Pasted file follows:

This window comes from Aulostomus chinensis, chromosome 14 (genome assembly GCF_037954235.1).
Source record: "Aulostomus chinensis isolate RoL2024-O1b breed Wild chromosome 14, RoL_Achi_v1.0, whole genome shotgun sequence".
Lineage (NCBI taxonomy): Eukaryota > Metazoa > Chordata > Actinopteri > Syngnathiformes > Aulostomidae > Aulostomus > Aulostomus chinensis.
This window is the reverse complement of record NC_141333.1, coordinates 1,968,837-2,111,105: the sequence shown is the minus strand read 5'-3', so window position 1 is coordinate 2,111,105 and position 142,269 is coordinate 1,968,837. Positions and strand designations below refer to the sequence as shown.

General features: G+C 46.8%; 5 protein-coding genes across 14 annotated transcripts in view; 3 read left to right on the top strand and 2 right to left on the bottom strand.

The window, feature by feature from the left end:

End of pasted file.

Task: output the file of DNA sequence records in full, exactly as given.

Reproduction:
This window comes from Aulostomus chinensis, chromosome 14 (genome assembly GCF_037954235.1).
Source record: "Aulostomus chinensis isolate RoL2024-O1b breed Wild chromosome 14, RoL_Achi_v1.0, whole genome shotgun sequence".
Lineage (NCBI taxonomy): Eukaryota > Metazoa > Chordata > Actinopteri > Syngnathiformes > Aulostomidae > Aulostomus > Aulostomus chinensis.
This window is the reverse complement of record NC_141333.1, coordinates 1,968,837-2,111,105: the sequence shown is the minus strand read 5'-3', so window position 1 is coordinate 2,111,105 and position 142,269 is coordinate 1,968,837. Positions and strand designations below refer to the sequence as shown.

General features: G+C 46.8%; 5 protein-coding genes across 14 annotated transcripts in view; 3 read left to right on the top strand and 2 right to left on the bottom strand.

The window, feature by feature from the left end: